FAA grounds Boeing 787s to address battery fires
Federal officials say they are temporarily grounding Boeing's 787 Dreamliners until the risk of possible battery fires is addressed.
The Federal Aviation Administration said Wednesday it will issue an emergency safety order requiring U.S. airlines to temporarily cease operating the 787, Boeing's newest and most technologically advanced plane.
The agency said it will work with Boeing and U.S. air carriers to develop a plan allowing 787s to "resume operations as quickly and safely as possible." United Airlines is the only U.S. carrier with 787s. It has six.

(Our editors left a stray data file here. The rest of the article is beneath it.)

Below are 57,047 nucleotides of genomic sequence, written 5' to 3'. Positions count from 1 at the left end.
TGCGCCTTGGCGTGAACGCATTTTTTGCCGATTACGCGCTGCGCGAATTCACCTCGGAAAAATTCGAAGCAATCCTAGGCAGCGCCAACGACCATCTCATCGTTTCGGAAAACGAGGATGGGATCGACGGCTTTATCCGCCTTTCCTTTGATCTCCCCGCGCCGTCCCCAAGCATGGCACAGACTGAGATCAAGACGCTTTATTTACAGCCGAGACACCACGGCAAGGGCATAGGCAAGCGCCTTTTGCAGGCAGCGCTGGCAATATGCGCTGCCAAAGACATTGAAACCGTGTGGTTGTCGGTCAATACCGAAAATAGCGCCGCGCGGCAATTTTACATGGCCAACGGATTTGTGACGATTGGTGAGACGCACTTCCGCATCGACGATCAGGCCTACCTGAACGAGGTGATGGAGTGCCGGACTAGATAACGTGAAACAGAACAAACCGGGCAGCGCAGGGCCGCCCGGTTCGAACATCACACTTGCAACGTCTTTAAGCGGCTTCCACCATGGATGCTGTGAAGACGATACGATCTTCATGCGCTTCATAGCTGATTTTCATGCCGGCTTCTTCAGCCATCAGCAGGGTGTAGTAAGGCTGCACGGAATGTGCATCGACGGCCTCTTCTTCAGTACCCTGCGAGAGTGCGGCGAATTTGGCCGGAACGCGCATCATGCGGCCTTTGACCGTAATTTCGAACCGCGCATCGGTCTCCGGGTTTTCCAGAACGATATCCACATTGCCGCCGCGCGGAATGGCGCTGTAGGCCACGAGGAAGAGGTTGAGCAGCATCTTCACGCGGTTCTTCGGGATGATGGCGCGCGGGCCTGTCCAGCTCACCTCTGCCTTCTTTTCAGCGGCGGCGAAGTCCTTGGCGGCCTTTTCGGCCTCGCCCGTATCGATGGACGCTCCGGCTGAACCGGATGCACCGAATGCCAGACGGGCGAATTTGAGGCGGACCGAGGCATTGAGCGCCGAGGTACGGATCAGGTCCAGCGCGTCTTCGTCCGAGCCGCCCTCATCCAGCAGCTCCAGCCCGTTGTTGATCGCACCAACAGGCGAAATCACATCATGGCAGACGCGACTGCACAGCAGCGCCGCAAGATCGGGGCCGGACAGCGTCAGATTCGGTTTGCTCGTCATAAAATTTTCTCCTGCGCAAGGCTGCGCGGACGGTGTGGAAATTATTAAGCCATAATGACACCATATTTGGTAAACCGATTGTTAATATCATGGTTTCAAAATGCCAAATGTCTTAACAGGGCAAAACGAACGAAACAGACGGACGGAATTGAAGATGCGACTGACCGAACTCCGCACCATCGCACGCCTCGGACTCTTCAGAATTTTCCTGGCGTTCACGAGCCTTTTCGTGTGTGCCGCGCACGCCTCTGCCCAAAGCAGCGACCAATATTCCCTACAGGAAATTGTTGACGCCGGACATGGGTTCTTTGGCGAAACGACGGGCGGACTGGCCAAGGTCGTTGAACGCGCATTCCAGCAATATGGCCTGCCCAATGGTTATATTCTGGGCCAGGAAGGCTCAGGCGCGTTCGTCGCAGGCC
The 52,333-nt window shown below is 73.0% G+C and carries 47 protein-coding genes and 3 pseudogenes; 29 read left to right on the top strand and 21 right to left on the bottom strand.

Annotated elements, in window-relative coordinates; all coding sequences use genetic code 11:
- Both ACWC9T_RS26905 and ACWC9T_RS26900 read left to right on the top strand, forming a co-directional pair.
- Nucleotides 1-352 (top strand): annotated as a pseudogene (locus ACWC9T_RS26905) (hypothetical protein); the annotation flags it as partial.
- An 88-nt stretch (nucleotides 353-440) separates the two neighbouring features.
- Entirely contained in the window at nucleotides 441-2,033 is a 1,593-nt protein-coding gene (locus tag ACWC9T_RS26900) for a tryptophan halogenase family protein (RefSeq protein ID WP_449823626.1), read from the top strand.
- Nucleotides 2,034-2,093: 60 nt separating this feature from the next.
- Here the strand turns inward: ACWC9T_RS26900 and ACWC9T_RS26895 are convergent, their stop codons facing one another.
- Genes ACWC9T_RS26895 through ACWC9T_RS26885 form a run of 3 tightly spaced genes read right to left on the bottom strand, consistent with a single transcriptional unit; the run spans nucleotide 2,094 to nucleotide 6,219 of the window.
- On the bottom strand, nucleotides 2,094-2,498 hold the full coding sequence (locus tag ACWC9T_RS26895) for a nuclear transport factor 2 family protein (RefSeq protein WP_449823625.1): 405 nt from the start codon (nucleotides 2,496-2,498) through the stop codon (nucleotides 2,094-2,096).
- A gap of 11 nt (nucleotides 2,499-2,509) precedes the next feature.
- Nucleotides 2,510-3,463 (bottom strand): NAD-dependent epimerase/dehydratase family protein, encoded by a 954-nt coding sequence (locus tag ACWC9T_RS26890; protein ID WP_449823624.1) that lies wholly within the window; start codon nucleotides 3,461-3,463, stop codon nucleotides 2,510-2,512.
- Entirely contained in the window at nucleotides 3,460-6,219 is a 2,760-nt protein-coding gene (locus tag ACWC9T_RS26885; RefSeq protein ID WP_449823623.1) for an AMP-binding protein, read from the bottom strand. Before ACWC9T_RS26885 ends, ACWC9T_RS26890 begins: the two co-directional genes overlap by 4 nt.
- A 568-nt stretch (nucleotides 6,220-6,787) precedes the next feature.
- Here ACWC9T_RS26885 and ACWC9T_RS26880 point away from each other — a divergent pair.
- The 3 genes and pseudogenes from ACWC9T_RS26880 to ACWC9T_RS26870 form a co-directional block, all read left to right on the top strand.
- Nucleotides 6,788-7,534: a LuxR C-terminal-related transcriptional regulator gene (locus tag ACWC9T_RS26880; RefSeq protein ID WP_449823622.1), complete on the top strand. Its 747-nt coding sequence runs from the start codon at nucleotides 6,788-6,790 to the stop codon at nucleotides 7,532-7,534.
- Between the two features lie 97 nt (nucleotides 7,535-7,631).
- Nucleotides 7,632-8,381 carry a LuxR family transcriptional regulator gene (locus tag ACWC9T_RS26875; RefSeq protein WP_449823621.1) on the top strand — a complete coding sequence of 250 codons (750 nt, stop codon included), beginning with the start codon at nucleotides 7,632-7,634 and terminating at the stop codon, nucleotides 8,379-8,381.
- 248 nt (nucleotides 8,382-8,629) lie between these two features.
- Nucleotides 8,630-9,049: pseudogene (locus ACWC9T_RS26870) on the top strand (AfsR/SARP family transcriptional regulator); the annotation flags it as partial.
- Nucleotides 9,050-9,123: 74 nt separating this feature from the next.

Only days ago, FAA Administrator Michael Huerta and Transportation Secretary Ray LaHood declared the plane safe.
But after an emergency landing in Japan early Wednesday, two Japanese airlines voluntarily grounded their 787s.
The FAA order applies only to U.S. carriers, but aviation authorities in other countries usually follow the lead of the country where the manufacturer is based. Fifty Dreamliners have been delivered in the U.S. and around the world.